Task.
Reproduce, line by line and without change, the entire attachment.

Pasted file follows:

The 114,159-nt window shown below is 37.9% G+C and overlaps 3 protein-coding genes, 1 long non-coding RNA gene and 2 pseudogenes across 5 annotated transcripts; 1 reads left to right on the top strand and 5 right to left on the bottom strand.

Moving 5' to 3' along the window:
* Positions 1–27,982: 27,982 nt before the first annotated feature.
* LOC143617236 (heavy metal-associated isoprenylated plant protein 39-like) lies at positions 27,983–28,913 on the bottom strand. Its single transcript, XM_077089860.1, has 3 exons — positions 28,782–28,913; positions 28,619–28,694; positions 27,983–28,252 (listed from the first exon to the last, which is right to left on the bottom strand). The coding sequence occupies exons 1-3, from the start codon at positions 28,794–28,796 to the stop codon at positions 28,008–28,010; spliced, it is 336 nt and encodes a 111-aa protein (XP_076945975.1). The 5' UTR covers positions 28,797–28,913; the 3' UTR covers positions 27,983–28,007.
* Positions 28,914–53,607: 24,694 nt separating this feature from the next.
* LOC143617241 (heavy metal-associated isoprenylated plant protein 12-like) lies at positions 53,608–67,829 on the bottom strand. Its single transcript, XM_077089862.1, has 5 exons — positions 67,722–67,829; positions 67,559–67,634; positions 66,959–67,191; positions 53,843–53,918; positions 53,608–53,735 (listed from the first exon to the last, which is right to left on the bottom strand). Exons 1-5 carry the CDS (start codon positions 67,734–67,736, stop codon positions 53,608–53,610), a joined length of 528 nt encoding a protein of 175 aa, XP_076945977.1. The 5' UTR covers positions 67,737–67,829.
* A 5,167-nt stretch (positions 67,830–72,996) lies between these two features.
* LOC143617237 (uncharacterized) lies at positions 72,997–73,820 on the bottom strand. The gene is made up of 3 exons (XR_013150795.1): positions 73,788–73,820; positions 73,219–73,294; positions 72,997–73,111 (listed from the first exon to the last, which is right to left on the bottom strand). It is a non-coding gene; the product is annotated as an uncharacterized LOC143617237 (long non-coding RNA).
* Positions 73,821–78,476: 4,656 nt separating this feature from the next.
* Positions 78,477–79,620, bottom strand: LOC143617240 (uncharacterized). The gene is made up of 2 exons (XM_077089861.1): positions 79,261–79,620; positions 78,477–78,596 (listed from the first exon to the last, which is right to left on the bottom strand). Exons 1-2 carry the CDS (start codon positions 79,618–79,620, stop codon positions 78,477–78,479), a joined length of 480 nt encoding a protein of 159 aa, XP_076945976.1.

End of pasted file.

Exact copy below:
The 114,159-nt window shown below is 37.9% G+C and overlaps 3 protein-coding genes, 1 long non-coding RNA gene and 2 pseudogenes across 5 annotated transcripts; 1 reads left to right on the top strand and 5 right to left on the bottom strand.

Moving 5' to 3' along the window:
* Positions 1–27,982: 27,982 nt before the first annotated feature.
* LOC143617236 (heavy metal-associated isoprenylated plant protein 39-like) lies at positions 27,983–28,913 on the bottom strand. Its single transcript, XM_077089860.1, has 3 exons — positions 28,782–28,913; positions 28,619–28,694; positions 27,983–28,252 (listed from the first exon to the last, which is right to left on the bottom strand). The coding sequence occupies exons 1-3, from the start codon at positions 28,794–28,796 to the stop codon at positions 28,008–28,010; spliced, it is 336 nt and encodes a 111-aa protein (XP_076945975.1). The 5' UTR covers positions 28,797–28,913; the 3' UTR covers positions 27,983–28,007.
* Positions 28,914–53,607: 24,694 nt separating this feature from the next.
* LOC143617241 (heavy metal-associated isoprenylated plant protein 12-like) lies at positions 53,608–67,829 on the bottom strand. Its single transcript, XM_077089862.1, has 5 exons — positions 67,722–67,829; positions 67,559–67,634; positions 66,959–67,191; positions 53,843–53,918; positions 53,608–53,735 (listed from the first exon to the last, which is right to left on the bottom strand). Exons 1-5 carry the CDS (start codon positions 67,734–67,736, stop codon positions 53,608–53,610), a joined length of 528 nt encoding a protein of 175 aa, XP_076945977.1. The 5' UTR covers positions 67,737–67,829.
* A 5,167-nt stretch (positions 67,830–72,996) lies between these two features.
* LOC143617237 (uncharacterized) lies at positions 72,997–73,820 on the bottom strand. The gene is made up of 3 exons (XR_013150795.1): positions 73,788–73,820; positions 73,219–73,294; positions 72,997–73,111 (listed from the first exon to the last, which is right to left on the bottom strand). It is a non-coding gene; the product is annotated as an uncharacterized LOC143617237 (long non-coding RNA).
* Positions 73,821–78,476: 4,656 nt separating this feature from the next.
* Positions 78,477–79,620, bottom strand: LOC143617240 (uncharacterized). The gene is made up of 2 exons (XM_077089861.1): positions 79,261–79,620; positions 78,477–78,596 (listed from the first exon to the last, which is right to left on the bottom strand). Exons 1-2 carry the CDS (start codon positions 79,618–79,620, stop codon positions 78,477–78,479), a joined length of 480 nt encoding a protein of 159 aa, XP_076945976.1.